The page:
information I'm concerned with. Now, I'm not expecting you to fit all of
this on the label (that would be hilarious though) but I do want it
available and with a good deal of accuracy. Simply put: every time I buy
something it has a effects on many many things, I want a way to evaluate
those things so I can make basic principles of a capitalist market (i.e.
knowing the value of goods purchased) present and have things run without
contributing to something I disagree with.

Where's the info? It's hard to figure these things out (e.g. does the
company use child labor in near slavery like conditions?), but it is
entirely necessary in this day and age.

Here's the Plan:
We cannot let the means of production outrun the means of information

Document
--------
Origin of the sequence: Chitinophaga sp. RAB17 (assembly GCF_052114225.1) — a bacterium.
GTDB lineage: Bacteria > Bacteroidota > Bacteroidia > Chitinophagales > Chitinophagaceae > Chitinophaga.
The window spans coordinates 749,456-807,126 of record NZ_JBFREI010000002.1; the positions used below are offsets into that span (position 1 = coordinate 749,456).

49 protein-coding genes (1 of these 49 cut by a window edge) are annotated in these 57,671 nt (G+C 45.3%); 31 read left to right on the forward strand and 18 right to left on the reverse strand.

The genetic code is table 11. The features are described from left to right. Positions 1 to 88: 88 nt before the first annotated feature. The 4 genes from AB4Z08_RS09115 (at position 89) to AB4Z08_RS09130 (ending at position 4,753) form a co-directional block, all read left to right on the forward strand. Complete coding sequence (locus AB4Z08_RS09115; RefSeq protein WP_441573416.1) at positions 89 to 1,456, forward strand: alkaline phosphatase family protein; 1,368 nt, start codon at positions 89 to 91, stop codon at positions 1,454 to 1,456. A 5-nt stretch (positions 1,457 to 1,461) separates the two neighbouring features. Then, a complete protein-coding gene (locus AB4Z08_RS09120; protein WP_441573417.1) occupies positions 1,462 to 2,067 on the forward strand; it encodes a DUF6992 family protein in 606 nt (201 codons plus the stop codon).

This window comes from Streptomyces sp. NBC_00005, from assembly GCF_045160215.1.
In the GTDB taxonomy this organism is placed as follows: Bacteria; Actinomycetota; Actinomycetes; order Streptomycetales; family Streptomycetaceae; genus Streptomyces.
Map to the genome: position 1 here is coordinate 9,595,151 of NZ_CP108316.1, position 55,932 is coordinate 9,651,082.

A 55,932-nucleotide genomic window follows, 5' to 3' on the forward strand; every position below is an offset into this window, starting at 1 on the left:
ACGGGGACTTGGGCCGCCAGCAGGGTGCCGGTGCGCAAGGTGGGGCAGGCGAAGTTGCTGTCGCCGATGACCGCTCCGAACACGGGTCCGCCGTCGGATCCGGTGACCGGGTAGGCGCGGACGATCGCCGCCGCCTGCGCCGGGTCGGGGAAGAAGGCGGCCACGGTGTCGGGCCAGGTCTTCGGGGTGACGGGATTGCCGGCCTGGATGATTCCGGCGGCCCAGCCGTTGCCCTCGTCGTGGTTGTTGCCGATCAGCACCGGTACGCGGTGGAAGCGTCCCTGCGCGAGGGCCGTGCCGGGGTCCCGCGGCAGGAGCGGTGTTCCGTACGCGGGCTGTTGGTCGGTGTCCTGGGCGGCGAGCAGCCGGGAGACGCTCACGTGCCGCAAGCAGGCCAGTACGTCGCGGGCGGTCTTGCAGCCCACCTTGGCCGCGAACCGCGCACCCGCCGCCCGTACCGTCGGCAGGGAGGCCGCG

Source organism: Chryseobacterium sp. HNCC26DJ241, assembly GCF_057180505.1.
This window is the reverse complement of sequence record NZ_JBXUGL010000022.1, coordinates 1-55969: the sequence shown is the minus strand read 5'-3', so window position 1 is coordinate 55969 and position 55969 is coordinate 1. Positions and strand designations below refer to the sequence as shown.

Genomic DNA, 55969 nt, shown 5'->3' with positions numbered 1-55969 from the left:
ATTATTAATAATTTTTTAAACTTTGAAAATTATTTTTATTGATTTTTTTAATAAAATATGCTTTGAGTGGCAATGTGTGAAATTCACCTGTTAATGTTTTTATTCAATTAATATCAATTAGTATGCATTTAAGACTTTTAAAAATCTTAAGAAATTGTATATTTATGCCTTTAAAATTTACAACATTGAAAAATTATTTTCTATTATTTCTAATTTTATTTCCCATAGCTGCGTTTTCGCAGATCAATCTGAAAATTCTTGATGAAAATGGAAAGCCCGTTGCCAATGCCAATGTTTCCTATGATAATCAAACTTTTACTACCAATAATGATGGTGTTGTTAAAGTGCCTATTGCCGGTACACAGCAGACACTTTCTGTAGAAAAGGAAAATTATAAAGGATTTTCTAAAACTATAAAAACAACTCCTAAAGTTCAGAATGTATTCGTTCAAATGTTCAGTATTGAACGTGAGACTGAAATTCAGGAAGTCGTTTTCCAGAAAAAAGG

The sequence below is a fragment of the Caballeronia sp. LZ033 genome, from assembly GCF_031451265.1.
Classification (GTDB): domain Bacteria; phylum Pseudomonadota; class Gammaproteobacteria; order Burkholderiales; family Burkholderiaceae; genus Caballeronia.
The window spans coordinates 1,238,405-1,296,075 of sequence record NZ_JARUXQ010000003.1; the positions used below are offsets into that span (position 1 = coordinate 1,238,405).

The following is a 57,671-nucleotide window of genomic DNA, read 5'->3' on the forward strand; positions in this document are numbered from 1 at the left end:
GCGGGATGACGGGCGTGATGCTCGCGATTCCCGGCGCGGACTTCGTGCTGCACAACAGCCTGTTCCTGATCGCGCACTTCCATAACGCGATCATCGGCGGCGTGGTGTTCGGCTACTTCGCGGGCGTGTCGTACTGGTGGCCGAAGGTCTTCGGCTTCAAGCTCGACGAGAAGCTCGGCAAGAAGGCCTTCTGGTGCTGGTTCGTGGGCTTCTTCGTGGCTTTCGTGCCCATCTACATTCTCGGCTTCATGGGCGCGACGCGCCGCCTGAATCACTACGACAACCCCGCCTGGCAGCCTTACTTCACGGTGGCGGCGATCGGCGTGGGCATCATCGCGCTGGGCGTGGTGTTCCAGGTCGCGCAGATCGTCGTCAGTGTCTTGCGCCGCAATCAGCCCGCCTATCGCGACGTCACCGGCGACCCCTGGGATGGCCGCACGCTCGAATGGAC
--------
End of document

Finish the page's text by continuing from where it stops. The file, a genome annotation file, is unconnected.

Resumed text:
collection / reporting. SO, you must either

1. Make a company disclose these facts (for a list see bottom of page)
before allowing them to sell a product in the US market AND the
measurements used must be affirmed as cost effectively as possible (much
like current organic standard where the company seeking the organic
standard pays for the verification). But, given that this is very costly
small companies will be squeezed out so a sliding scale must be in place
for the larger companies seeking certification pay more to cover smaller
ones seeking certification. If this last caveat is not in place then the
food market will become purely an oligopoly and the absence of competition
will diminish the point of standards ('good' -by all understandings of the
word- food at a reasonable price).

2. Give huge incentives to produce this information levied from charging
those who do not, and charge for the certification as mentioned above.
In either case this information must then be centralized in some way for
accessibility: either in the grocery store via product (although unlikely
to be manageable) in store via terminal (also somewhat unlikely and
expensive), or, most likely, online or cataloged in a library (for
non-computer users).

I do not expect all of this to be done overnight, but I haven't seen